No, I think the U.S. business is very solid. You'll get a nice flavor of that through our Investor Day on Friday, so, again, in a shameless plug in there. But we'll certainly be talking more even at the operating level. You can see some of the solutions and some of the marketing strategies, business development strategies we are deploying in the U.S. to gain a bigger share there. So, again, I think our... I think the way we phrase that over time we would see the U.S. growth rate be greater than the growth rate of the company given the positioning that we have and the market opportunity down there.

Scott Penner - TD Newcrest

Right. And any, I'm sure it's a sensitive issue, but any color you can give on the rationale for not going forward with the CAE agreement? I'm sure that will be a bit topical, so any details there.

Michael E. Roach - President and Chief Executive Officer

Well, again, I think you've got to put in perspective when we announced the MOU, we did say that it was subject to due diligence. The due diligence period went on for an extended period of time. Both of our companies are fairly complex business as you can imagine. And essentially, I think it's fair to say that during that due diligence period, the business strategy at CAE had kind of evolved to such a extent that it really altered the business case for both of us, and we decided that on a mutual basis not to move to the contract phase. We have very good relationships with CAE at the management leadership level, we think they are a fine company, a word class company and we look forward to working with them in the years ahead in different capacities. But both of us agreed that moving to a 10 year outsourcing contract at this time was not the right thing to do. So we decided to move on, which happens, but there is kind of no story other than that. That's it.

Scott Penner - TD Newcrest

Okay.

Michael E. Roach - President and Chief Executive Officer

Okay.

Scott Penner - TD Newcrest

No, that's fair. And David, just to be clear, the consolidation last quarter of the CIA [Conseillers en informatique d'affaires] business, did that have a material effect on revenue this quarter?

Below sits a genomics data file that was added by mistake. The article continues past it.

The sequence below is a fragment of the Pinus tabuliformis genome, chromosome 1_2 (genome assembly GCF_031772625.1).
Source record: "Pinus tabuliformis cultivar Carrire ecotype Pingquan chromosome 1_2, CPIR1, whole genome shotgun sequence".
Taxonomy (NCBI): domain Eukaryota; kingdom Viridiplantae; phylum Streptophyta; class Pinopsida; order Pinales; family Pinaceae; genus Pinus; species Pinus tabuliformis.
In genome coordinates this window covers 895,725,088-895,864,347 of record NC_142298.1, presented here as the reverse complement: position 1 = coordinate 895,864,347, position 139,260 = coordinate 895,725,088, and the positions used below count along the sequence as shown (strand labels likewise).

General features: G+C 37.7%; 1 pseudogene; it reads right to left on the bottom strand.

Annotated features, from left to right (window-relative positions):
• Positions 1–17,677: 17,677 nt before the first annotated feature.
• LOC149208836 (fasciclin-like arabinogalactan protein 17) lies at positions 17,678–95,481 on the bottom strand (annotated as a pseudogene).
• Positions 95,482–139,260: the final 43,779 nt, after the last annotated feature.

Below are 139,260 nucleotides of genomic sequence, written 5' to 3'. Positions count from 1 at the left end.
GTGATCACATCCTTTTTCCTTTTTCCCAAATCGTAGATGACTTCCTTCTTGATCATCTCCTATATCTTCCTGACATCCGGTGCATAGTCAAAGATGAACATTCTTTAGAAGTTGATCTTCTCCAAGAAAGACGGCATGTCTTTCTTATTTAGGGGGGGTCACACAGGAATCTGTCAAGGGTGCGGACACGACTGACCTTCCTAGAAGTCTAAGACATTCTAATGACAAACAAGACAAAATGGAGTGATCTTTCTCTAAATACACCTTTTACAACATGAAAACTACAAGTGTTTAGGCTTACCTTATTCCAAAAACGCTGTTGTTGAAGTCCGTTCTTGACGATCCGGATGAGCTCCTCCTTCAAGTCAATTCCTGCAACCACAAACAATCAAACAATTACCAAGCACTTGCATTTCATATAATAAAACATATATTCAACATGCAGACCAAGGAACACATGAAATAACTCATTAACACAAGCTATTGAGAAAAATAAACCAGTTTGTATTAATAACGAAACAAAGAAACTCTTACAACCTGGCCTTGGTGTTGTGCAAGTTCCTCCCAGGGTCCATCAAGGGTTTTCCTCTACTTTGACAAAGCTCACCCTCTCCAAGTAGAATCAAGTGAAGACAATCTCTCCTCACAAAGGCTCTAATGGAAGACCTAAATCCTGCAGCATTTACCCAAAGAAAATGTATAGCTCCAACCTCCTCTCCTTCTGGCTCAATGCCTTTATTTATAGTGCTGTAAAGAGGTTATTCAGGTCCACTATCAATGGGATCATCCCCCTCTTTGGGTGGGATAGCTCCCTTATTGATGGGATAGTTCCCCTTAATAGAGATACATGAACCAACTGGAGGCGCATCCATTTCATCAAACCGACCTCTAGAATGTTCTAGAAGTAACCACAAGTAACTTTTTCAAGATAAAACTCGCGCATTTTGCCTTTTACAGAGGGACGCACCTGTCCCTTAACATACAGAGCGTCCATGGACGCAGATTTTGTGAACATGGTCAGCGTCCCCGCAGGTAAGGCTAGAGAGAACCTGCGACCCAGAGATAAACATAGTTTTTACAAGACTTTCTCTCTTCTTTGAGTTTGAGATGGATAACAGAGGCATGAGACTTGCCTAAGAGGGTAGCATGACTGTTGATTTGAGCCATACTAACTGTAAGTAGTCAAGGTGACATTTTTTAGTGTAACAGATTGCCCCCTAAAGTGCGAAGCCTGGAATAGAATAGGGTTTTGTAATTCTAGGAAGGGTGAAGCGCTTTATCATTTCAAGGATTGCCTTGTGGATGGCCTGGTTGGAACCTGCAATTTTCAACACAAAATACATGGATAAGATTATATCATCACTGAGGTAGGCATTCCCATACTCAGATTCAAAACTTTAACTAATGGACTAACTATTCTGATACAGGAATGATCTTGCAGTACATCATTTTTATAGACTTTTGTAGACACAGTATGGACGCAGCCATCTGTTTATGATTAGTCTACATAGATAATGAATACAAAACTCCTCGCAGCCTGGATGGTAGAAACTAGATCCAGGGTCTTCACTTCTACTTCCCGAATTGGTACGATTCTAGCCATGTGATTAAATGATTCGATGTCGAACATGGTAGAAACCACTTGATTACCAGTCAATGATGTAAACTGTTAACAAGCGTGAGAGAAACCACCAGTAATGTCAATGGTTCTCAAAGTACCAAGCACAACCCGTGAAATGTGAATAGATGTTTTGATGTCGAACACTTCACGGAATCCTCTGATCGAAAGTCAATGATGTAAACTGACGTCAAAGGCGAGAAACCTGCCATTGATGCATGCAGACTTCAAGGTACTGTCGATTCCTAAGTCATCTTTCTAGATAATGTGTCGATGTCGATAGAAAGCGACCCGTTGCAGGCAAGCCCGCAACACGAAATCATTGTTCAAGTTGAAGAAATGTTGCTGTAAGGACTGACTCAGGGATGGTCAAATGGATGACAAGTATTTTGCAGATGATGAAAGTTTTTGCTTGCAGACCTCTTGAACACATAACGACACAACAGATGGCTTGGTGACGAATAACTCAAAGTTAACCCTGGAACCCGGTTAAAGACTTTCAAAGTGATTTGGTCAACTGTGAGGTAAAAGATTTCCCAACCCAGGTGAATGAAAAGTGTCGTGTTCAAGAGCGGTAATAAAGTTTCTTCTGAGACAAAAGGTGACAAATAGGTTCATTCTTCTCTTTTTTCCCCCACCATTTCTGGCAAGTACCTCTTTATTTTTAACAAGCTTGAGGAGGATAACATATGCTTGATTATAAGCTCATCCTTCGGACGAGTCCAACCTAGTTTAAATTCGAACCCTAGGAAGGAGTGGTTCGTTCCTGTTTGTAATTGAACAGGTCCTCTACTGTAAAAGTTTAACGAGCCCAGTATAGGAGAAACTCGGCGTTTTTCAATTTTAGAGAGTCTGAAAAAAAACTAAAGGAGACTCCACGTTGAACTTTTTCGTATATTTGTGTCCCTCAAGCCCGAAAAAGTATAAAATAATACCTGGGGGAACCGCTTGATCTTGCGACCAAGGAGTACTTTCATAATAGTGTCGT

David Anderson - Executive Vice-President and Chief Financial Officer

No, it did not, not a significant effect on it.

Scott Penner - TD Newcrest

Okay, great. Thank you.

David Anderson - Executive Vice-President and Chief Financial Officer

And just to get back to your earlier question, the U.S. had grown by 2.3% at constant currency.

Scott Penner - TD Newcrest

Okay. Super. Thank you.

David Anderson - Executive Vice-President and Chief Financial Officer

Sequentially from last quarter.

Scott Penner - TD Newcrest

Thanks.

Operator

Thank you. The next question will be from Ralph Garcea of Haywood Securities. Please go ahead.

Ralph Garcea - Haywood Securities Inc.

Good morning gentlemen.

Michael E. Roach - President and Chief Executive Officer

Good morning Ralph.

Ralph Garcea - Haywood Securities Inc.

Just quickly focusing back on Canada. Strong growth in Q4; you guys recently ran at with regards to looking to 1500 openings. Are most of those in Canada or are you also looking at similar, I guess, headcount needs in the U.S. also?

Michael E. Roach - President and Chief Executive Officer

Yes, I think that we are looking at about half, Ralph, of the positions are located in Canada, and again I would say a lot of them, if not most of them, are focused in our global delivery centers in Quebec City, Montreal; some staffing up now required for that new contract we announced with the federal government in Ottawa; again, about 5 to 600 jobs in the U.S. and nearly a third of them in our centers down there in terms of Southwest Virginia, Fairfax area; the balance in Europe. In addition, we didn't include that because obviously the coverage in India of The Globe and Mail is not as good, but we continue to hire up in India. We have now opened... are actually moving our people into our new building, it's a great building. We are pushing closer to 2000 people in India. We have the capacity there to expand to 5000. So generally reflecting the need to add people across the IT supply chain, the high end stuff where we are working with proximity to the client, doing SI consulting, some of the work I talked earlier in the financial vertical where we are helping banks look at CRM or customer segmentation, all the way through to the application maintenance and the global delivery type work.